Both iteration and increment are terms bound with the Agile approach. But, as usual, the devil is in the detail. The closer you look, the more these two terms differ. Let’s dive right into this comparison and see what iteration and increment mean and what are the major differences between them.
Iterative and Incremental – definitions
The brief and on-point definition comes from software engineer Raj Nagappan. He describes incrementation as a progressive process of growing something bigger in regular chunks. Meanwhile, iteration is about repeating an action several times over with the view to improve it or vary it somehow. In the Agile world, each framework puts a bigger emphasis on one of these elements, meaning it can be incremental or iterative.
Which approach is incremental?
The increment is one of the three artifacts mentioned in the Scrum Guide, alongside Product Backlog and Sprint Backlog. The Guide describes it as a concrete stepping stone toward the Product Goal. Each Increment is additive to all prior Increments and thoroughly verified, ensuring that all Increments work together. In order to provide value, the Increment must be usable.
Importantly, one Sprint can contain more than one Increment presented at the Sprint Review. Work towards must be within the teams or company’s Definition of Done – a pre-agreed list of the activities necessary to get a product increment to a done state by the end of a sprint.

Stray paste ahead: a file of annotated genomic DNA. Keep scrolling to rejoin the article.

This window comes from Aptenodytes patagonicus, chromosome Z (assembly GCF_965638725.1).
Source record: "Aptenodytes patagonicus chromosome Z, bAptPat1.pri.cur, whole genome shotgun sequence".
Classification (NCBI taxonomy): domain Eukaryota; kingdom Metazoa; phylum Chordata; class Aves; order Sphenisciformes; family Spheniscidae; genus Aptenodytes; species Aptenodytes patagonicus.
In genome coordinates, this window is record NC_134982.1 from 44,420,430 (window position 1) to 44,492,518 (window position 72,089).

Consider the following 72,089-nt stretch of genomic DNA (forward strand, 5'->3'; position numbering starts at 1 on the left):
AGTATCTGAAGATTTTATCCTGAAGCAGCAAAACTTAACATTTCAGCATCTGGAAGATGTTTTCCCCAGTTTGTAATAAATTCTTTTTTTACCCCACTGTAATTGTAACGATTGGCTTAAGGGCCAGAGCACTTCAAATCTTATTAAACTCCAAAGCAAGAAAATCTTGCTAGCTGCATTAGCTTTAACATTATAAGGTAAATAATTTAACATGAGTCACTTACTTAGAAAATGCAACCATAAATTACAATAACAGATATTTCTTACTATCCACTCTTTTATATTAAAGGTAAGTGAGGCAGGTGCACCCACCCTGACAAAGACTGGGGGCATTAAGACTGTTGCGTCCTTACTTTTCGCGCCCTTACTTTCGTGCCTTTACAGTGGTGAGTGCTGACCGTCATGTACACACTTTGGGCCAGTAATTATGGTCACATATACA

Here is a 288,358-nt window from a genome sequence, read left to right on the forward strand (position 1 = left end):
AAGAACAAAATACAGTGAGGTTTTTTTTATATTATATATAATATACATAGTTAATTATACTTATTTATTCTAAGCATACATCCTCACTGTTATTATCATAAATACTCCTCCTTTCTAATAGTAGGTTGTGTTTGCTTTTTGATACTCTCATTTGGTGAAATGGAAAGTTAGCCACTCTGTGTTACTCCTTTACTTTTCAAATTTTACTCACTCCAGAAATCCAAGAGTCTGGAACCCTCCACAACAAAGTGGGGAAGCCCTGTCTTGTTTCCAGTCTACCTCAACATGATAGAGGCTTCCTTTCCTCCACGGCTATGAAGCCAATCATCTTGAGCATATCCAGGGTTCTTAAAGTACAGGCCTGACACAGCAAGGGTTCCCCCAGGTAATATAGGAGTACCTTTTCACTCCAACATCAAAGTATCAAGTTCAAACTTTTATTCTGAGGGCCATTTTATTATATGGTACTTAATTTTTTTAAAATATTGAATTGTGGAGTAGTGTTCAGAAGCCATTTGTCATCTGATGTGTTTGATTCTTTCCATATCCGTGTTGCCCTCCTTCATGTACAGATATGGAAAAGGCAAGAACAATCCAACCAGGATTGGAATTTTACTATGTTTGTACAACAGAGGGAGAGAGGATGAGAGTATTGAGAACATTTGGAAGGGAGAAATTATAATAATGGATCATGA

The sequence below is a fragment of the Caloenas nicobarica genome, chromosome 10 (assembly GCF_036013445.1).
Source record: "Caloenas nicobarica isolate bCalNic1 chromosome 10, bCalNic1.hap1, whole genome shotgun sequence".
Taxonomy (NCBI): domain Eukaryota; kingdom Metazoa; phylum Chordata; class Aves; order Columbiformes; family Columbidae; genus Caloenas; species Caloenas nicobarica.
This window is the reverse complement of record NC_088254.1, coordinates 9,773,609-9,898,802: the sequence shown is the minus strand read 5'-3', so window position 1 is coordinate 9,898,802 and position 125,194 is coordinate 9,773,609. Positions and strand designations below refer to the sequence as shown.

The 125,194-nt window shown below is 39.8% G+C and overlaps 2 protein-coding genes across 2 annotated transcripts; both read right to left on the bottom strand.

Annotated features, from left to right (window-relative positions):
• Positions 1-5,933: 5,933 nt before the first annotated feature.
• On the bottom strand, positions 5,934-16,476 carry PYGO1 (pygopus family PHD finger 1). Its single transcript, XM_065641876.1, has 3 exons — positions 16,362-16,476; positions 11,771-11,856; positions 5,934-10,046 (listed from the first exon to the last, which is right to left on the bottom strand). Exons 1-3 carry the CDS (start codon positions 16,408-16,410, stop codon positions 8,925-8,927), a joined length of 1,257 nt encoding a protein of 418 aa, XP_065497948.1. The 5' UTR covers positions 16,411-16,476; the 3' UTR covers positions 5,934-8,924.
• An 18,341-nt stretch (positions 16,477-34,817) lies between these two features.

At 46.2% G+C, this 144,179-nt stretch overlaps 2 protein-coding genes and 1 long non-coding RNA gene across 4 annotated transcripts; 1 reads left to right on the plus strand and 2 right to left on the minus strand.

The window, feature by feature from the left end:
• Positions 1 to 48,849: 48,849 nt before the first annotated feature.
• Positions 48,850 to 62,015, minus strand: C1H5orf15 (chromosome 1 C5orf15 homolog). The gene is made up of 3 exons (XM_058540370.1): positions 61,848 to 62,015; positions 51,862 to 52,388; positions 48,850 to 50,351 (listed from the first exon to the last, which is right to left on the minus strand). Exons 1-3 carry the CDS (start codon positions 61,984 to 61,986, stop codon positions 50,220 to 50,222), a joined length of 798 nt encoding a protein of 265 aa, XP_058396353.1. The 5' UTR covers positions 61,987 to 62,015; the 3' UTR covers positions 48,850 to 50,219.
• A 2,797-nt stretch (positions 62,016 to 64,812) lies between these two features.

This framework, roughly translated to “sign”, comes from Japan when it was implemented in Toyota factories around the 1950s and developed by Taiichi Ohno, an industrial engineer. Investopedia defines Kanban as an inventory control system used in just-in-time manufacturing to track production and order new shipments of parts and materials. It uses visual cues to prompt the action needed to keep a process flowing. One of the main goals of Kanban is to limit the buildup of excess inventory at any point on the production line.
How is this framework incremental? The IT world fell in love with Kanban due to its simplicity – to start using it, you just need boards and cards. One of these cards describes Continuous delivery. It’s the practice of releasing work to customers frequently. Another important element is Continuous integration – which automatically builds and tests code incrementally throughout the day. Together they form a pipeline that allows shipping software faster while ensuring high quality, describes Atlassian. Even more, Kanban and Continuous Delivery complement each other. As we read, both techniques focus on the just-in-time (and one-at-a-time) delivery of value. The faster a team can deliver innovation to the market, the more competitive their product will be in the marketplace. And kanban teams focus on precisely that – optimizing the flow of work out to customers.
Example of increment
Which approach is iterative?
According to the Lean Enterprise Institute, this approach centers around actions that directly and indirectly create value for the customer – and the people doing that work. Through ongoing experimentation, workers and managers learn by innovating in their work, be it physical or knowledge work, for increasingly better quality and flow, less time and effort, and lower cost. Therefore, an organization characterized by lean practice is highly adaptive to its ever-changing environment when compared to its peers, because of the systematic and continuous learning engendered by lean thinking and practice.